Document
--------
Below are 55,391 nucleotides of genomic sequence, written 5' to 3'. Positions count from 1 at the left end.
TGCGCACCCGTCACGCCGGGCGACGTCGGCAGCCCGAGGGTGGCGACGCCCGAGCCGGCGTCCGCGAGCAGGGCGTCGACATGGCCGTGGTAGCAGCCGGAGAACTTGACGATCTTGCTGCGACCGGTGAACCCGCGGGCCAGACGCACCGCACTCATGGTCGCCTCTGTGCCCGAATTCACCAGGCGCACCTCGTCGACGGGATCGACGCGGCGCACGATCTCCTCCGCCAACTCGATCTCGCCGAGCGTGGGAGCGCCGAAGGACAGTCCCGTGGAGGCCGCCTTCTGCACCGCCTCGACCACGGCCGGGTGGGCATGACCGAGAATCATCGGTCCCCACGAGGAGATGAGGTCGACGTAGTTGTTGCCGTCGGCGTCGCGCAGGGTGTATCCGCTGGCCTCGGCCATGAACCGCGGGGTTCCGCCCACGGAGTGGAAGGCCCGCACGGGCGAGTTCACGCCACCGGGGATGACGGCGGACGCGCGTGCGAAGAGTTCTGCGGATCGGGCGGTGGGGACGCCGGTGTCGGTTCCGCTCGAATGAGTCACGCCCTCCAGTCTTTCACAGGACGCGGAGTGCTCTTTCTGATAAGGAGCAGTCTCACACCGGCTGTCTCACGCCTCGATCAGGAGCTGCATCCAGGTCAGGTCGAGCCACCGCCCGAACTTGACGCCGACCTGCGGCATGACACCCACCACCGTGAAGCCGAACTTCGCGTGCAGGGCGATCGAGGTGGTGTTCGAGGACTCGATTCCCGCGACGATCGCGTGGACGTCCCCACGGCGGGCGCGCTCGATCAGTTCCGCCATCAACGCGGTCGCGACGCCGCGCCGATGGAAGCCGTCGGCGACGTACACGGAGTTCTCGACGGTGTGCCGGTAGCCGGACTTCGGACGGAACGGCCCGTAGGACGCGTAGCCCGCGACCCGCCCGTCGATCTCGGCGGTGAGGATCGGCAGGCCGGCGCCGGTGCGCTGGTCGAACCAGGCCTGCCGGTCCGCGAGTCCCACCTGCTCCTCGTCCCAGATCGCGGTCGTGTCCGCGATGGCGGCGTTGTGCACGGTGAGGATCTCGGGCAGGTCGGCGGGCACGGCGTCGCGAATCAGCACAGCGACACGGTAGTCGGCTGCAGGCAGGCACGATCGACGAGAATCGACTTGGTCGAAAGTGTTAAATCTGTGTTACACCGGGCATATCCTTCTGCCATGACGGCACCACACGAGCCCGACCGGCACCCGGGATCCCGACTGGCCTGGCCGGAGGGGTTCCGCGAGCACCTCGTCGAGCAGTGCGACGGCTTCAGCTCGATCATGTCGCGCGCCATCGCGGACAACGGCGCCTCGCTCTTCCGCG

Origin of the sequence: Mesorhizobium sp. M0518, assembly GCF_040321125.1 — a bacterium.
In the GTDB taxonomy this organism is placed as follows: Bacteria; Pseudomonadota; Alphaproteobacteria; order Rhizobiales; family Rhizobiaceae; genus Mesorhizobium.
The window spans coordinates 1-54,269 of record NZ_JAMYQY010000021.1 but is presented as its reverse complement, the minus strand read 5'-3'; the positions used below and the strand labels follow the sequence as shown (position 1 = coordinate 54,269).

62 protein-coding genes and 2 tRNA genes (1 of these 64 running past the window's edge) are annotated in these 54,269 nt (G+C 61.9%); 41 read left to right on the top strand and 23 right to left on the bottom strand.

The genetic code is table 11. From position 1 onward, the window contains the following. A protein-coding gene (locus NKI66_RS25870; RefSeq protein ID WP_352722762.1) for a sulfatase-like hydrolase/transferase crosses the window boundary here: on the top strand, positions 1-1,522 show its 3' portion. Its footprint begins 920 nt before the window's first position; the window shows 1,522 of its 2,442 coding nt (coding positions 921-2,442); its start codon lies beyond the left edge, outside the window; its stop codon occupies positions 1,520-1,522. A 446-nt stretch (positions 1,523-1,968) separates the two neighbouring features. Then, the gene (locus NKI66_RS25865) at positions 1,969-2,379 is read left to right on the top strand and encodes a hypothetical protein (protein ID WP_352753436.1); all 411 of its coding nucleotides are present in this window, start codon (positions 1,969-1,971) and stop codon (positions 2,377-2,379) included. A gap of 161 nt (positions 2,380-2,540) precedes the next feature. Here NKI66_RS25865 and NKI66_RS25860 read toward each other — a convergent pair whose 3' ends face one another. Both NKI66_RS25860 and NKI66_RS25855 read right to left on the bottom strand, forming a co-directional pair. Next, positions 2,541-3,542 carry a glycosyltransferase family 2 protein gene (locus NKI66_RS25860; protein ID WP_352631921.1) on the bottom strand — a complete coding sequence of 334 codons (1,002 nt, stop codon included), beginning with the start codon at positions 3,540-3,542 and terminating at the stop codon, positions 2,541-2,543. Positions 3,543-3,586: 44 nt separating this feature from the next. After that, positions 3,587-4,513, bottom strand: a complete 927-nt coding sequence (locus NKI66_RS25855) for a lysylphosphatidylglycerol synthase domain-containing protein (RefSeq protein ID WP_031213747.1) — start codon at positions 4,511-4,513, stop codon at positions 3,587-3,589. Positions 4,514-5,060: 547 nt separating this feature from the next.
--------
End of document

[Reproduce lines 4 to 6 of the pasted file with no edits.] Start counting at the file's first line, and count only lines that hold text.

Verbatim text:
In the GTDB taxonomy this organism is placed as follows: Bacteria; Pseudomonadota; Alphaproteobacteria; order Rhizobiales; family Rhizobiaceae; genus Mesorhizobium.
The window spans coordinates 1-54,269 of record NZ_JAMYQY010000021.1 but is presented as its reverse complement, the minus strand read 5'-3'; the positions used below and the strand labels follow the sequence as shown (position 1 = coordinate 54,269).

62 protein-coding genes and 2 tRNA genes (1 of these 64 running past the window's edge) are annotated in these 54,269 nt (G+C 61.9%); 41 read left to right on the top strand and 23 right to left on the bottom strand.